“Football is year-round for me. It’s a lot of thought, a lot of energy and emotion put into it, but I need to invest in them, too. My kids are 10, 8 and 5. They’re not getting younger, so I need to take time so I can be available to them, too. … I’ve really spent the last two or three months doing those things, and I think I’m really trying to fill my tank up so that when I do go back, I can go back and I think I’ll actually be, in my mind, a better player, a better teammate, because I’ll be really rejuvenated.”
On being the GOAT:
“I’ve had idols that I looked up to, sports idols, when I was young. And I know kids are looking up to me the same way. So it’s just pretty heavy for me to think about things like that. I still feel like I’m trying to do the best I can do. I have to show up, put the work in every day. It means so much to me. I want my teammates to feel the same way, that I’m as invested today as when I first started.”
On why he’s still playing:
“I love team sports. I love being able to share it with so many people. That’s the greatest fulfillment for me. After you win, you go hug all the guys you’ve done it with. You’re climbing mountains. You’re climbing mountains every week and every year, every season, and you’re climbing them with different people. It’s hard to get to the top. It’s every bit of energy you have, every bit of determination you have. Two years ago, it ended the perfect way. Last year, it kind of sucked. But that’s sports.”
On Malcolm Butler and the Super Bowl:
“After the game, I asked Malcolm, and Malcolm said, ‘I don’t know. Coaches just decided something different.’ I said, ‘OK.’ I don’t know what was part of that decision-making. But I know we were trying to win the game. I don’t think we were trying to do anything but win. It’s unfortunate we lost, but give the Eagles a great deal of credit. They deserved it. And we’ll be back next year trying to kick their butt.”
On the decision to bench Butler:
I think, for me, you don’t make all the decisions. I can control what I can control. So much of what my performance has been over the years has been, ‘How can I maximize what I can do?’ … I have to trust everyone else to do the same thing. Sometimes it works out. For our team, it’s worked out better than every other team for a long time. So how do you nitpick one or two things? Everyone’s trying, in my belief, to do the best thing. It just doesn’t always work out.”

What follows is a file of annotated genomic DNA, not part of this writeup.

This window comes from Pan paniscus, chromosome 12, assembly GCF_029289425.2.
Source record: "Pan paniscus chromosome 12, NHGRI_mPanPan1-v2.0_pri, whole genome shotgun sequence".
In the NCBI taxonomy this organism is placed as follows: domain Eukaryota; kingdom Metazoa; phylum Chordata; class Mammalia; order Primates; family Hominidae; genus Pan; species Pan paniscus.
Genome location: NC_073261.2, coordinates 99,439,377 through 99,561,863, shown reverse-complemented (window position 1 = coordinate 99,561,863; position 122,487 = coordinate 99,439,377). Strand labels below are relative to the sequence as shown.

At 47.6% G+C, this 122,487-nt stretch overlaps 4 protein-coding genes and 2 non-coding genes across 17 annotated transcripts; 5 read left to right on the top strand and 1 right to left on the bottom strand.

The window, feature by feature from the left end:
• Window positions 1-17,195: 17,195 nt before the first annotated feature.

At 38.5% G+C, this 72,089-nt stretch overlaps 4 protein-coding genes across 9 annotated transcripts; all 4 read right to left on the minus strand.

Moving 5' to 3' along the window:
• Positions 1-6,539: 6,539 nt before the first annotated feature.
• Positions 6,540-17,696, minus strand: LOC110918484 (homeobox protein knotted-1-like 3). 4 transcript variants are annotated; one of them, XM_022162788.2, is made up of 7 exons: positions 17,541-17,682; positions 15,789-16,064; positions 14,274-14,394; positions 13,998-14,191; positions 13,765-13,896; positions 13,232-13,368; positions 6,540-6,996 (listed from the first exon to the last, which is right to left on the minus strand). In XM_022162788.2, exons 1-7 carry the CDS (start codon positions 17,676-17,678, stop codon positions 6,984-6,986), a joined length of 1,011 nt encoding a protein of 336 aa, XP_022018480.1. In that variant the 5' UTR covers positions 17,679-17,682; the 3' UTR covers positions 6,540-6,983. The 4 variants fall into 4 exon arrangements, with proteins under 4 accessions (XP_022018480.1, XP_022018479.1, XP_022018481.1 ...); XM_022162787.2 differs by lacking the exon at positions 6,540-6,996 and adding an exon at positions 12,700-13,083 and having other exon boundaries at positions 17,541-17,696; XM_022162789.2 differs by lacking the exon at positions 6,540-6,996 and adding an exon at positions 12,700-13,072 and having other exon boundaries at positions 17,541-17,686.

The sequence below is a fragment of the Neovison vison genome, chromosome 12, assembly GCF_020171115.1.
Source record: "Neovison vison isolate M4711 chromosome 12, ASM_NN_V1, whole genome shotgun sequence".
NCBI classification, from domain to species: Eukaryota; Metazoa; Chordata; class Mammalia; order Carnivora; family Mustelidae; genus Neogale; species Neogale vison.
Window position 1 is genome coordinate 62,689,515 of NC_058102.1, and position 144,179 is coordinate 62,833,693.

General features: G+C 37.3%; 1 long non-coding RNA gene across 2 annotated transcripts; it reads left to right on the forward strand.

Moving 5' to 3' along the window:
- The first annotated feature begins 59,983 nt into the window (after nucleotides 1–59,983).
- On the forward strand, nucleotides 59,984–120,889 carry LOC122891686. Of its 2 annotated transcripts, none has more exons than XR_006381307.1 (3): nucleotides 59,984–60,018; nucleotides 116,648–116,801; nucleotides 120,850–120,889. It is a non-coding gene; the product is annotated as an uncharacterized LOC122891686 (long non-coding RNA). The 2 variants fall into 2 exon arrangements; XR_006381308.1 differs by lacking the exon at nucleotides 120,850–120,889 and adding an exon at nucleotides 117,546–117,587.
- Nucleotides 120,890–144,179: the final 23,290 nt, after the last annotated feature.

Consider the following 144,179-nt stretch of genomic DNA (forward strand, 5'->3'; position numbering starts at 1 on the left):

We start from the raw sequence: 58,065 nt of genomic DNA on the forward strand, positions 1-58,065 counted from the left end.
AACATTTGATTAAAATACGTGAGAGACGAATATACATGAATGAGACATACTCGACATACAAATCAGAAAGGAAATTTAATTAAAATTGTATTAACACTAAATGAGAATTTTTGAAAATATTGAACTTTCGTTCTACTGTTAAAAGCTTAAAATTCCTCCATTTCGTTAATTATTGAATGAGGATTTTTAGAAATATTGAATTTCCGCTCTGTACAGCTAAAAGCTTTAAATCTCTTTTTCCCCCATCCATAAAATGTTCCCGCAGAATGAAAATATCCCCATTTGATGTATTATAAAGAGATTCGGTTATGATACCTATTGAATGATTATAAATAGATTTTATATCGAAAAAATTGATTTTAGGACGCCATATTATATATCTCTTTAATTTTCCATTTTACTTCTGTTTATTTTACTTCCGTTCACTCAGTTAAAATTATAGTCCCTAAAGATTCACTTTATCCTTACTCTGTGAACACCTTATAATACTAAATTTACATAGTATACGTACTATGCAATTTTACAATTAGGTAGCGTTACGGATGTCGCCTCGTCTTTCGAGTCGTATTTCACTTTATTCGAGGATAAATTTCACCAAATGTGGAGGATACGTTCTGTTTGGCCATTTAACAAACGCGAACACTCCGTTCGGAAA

All that condensed, reductio ad absurdum, into the “I plead the 5th” joke. Tom Brady takes the time to answer questions, expansively, candidly, honestly and with the optimism he somehow manages to keep producing in spite of the unforgivably shitty treatment he gets by the media and the league he represents. And all of it gets twisted into one, thoroughly dishonest headline. Just to continue the false narrative that he hates his coach, has his owner groveling at his feet and he’s an embittered, high maintenance, aloof diva who’s running a cult.
When the truth is not only simpler, a thousand times better. Brady is happy. His coach drives him to excellence and that’s what he wants. There’s nowhere else he’d rather be. He still plans on playing deep into his 40s. He’s easing back on the team workouts because he needs to in order to be more prepared for his 19th season. (And I’ll add here that he’s played 37 postseason games in his career, 11 in just the last four seasons. So easing back on the workouts of a 41 year old body is more common sense than it is treason.) He lives for the competition and being part of a team. He leaves decisions like the Butler benching to the man in charge, since generally speaking he makes those calls better than anyone ever has.
But then that’s just my interpretation. What do I know? I’m just a goon blogging in my TB12 pajamas. I’m sure all these outlets that are saying this is really all a cry for help from the GOAT who’s miserable and about to quit football any second now. Of course then again maybe that’s the reason they’re desperate for the clicks and Barstool is heading to the moon.